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Jazz Practice Ideas with Your Real Book Paperback – April 27, 2015
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About the Author
- Publisher : Fuller Street Music & Media (April 27, 2015)
- Language : English
- Paperback : 110 pages
- ISBN-10 : 0692353127
- ISBN-13 : 978-0692353127
- Item Weight : 9.8 ounces
- Dimensions : 8.5 x 0.25 x 11 inches
- Best Sellers Rank: #1,612,086 in Books (See Top 100 in Books)
- Customer Reviews:
Top reviews from the United States
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“Jazz Practice Ideas with your real Book” is a progressively more difficult presentation of 36 concepts for approaching jazz improvisation. Initially Andy gives us some motivational material which is actually pertinent, then he launches into the concepts arranged by topic such as harmony, rhythm, sight reading, ear training, transcribing. Most of the chapters have lists of recommended tunes from the standard Real Books. Andy also appends a long list of recommended listening tunes arranged by instrument. Any makes frequent reference to how to use a Real book to apply the concepts.
As a beginning improviser myself, I appreciate the suggestions as to practice organization and structure in the motivational material. The actual “concepts” vary from suggestions as to how to practice, as to what to include in your practice, and as to techniques to be applied. Some of these the imaginative student might learn or develop for him/her self. But to have this list for guidance and to round out the students jazz practice is very helpful. I have spent some time with books full of “patterns” called improvisation books. This is the first I have found which is theoretical and analytical in approach improvisation, yet approachable.
The book is well written, short enough to be interesting yet covers the topics well. Music terms and abbreviations are well explained or easily figured out (R-2-5 vs R-4-5). The material is well explained and easily understood by anyone with a basic level understanding of music. And the more difficult concepts (e.g. hexatronic improvisation) could benefit many moderate to advanced improvisers.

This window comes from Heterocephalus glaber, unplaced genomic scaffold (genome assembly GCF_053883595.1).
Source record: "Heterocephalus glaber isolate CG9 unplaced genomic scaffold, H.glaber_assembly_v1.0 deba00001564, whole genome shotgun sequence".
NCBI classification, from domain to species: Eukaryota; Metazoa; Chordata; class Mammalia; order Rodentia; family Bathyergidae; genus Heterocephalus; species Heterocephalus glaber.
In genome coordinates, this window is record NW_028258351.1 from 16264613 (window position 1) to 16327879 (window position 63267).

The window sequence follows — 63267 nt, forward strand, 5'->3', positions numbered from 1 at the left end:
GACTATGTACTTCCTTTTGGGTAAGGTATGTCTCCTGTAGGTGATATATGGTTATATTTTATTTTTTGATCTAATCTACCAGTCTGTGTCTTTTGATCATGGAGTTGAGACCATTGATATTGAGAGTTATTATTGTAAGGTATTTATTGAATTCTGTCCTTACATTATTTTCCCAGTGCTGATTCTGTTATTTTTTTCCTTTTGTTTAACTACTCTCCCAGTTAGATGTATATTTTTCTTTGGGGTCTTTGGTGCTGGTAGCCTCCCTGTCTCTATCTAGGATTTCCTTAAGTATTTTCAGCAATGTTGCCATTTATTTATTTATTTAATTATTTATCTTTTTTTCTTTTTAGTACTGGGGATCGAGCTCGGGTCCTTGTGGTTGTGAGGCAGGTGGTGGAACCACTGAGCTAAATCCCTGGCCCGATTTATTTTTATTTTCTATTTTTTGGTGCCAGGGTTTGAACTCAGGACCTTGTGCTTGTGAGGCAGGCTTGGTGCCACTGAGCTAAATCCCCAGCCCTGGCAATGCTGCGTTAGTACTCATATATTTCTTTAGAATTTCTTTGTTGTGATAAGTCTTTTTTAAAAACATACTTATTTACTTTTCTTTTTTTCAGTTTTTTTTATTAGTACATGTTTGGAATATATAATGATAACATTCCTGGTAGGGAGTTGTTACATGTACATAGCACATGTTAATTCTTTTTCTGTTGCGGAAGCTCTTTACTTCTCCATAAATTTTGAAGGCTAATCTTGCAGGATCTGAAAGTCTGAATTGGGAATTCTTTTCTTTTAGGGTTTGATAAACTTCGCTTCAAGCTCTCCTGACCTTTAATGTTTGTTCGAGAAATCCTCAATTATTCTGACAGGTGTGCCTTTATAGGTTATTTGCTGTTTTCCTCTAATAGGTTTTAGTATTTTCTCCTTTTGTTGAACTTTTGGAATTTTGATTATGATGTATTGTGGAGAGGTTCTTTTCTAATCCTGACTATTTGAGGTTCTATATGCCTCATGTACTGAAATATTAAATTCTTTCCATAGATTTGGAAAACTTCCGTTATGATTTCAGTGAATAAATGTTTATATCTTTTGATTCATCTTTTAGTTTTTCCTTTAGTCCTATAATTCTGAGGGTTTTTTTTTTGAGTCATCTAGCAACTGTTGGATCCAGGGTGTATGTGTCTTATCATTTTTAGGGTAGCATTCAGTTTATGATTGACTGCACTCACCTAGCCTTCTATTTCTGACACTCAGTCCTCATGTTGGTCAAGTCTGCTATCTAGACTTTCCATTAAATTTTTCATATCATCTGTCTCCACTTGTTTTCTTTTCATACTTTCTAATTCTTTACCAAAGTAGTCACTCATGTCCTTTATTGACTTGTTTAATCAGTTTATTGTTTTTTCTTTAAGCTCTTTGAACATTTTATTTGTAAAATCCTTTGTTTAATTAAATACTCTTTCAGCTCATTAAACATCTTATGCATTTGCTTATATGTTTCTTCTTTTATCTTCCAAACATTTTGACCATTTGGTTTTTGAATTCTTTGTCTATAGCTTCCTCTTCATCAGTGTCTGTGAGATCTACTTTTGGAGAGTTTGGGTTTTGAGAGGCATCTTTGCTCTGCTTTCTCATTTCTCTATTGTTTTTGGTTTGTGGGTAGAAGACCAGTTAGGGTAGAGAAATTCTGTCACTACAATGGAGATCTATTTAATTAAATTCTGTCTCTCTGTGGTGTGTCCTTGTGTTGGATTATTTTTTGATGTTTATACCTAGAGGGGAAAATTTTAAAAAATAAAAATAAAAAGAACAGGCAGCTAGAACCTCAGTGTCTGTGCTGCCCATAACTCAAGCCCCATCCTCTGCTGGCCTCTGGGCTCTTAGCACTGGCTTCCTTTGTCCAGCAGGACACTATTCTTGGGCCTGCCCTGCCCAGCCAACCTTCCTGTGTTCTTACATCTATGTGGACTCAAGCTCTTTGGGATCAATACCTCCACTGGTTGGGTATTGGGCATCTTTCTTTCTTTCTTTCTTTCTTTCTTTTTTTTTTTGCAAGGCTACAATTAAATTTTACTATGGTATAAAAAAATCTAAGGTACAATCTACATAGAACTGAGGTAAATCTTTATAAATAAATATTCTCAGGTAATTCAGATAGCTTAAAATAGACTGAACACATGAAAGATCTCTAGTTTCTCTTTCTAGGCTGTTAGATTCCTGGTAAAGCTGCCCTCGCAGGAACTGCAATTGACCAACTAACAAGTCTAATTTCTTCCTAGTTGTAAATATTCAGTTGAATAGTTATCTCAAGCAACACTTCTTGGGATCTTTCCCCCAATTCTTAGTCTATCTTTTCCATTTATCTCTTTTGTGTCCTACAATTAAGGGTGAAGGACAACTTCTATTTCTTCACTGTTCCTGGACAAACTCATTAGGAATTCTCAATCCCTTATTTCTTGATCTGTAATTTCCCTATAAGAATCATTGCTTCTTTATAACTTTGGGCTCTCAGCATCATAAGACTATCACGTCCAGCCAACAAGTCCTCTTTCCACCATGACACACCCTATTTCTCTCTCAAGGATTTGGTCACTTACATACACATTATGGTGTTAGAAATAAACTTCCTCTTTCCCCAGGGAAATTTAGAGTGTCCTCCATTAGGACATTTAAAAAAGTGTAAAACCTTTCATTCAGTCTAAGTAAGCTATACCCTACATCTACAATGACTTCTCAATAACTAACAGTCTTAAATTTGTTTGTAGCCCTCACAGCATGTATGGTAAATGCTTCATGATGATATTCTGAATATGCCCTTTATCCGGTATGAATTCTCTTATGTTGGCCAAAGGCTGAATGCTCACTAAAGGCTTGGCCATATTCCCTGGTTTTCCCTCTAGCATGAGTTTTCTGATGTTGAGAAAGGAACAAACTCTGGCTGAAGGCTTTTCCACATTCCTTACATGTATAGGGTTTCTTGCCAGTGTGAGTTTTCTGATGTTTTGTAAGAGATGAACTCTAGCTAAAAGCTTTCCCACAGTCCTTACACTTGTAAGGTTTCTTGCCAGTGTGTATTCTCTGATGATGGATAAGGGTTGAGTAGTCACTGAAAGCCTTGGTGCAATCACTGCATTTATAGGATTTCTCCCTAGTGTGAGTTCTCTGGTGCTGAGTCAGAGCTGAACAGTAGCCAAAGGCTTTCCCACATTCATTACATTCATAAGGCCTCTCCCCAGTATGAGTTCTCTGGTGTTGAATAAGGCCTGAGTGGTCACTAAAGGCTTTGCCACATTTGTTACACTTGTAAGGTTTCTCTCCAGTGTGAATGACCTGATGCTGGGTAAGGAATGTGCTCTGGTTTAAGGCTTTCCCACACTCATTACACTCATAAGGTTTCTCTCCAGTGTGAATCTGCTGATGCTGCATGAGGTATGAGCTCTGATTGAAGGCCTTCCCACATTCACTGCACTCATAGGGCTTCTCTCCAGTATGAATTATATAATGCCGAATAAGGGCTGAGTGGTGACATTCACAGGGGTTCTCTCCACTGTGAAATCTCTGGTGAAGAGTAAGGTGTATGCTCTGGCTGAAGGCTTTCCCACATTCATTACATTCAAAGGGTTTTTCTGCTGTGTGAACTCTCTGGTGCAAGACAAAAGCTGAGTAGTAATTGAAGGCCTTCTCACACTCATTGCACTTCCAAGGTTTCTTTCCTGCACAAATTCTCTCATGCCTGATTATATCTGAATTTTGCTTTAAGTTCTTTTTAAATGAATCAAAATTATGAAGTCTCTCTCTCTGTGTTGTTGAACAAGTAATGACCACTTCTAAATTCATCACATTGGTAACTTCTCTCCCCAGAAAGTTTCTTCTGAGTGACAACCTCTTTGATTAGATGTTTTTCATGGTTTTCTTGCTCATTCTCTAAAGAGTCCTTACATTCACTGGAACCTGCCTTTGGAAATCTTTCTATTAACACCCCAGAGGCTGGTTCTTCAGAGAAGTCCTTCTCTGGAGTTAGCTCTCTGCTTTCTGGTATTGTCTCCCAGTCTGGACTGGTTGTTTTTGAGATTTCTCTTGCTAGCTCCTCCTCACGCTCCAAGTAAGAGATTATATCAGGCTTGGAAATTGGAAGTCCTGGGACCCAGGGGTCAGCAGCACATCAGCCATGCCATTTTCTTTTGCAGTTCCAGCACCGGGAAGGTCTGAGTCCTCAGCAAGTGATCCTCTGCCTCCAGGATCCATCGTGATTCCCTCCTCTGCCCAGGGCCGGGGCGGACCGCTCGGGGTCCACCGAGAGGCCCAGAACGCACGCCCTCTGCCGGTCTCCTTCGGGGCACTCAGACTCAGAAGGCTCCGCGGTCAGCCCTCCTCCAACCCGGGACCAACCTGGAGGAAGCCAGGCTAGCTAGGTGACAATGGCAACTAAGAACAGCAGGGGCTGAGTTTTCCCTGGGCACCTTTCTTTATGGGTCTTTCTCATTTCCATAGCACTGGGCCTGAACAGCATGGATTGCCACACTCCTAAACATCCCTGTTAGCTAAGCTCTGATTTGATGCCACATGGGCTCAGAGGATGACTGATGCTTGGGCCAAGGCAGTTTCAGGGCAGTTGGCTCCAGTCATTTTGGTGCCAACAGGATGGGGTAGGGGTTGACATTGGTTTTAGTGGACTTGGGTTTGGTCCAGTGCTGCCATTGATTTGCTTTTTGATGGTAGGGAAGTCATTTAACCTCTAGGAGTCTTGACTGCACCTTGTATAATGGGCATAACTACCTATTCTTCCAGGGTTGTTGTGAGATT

I highly recommend this book to anyone interested in learning or teaching jazz improvisation.
Three works I would recommend to accompany and round out this material are 1) Dave Baker’s three volume “How to Play Bebop,” especially Vol 3. 2) Jerry Coker’s “Elements of the Jazz Language.” and 3) John Mehegan’s four volume “Jazz Improvisation.”
Not for beginner musicians, but for those who already have some music background. You should know some theory (how to construct a chord and know the relevant scale degrees, etc.), read sheet music and have some experience with your instrument (at least to be able to play chords from real book :) ).
Top reviews from other countries
My practice schedule has really changed in an inspiring way.
I feel I'm much more focused and loosing less time.
Take chapter 6, for example, right at outset of learning basic improv skills...
...3 notes: tritonic playing (3- note shells primarily based around scale degrees R25 and R45 including all diatonic possibilities. The frame of the perfect fifth adds to their flexibility in any situation. (This is not to be confused with the harmonic basis of many of John Coltrane's compositions which have three tonal centers or three tonics). (See Practice Idea #4 below)...
No, let's not bother. I'd be better off finding a book written by someone who can teach, as well as play.
It's not an expensive book, but it's not for beginners, so I recommend if, like me, you needed a guiding hand on the rocky road to improving your improv, that you look elsewhere.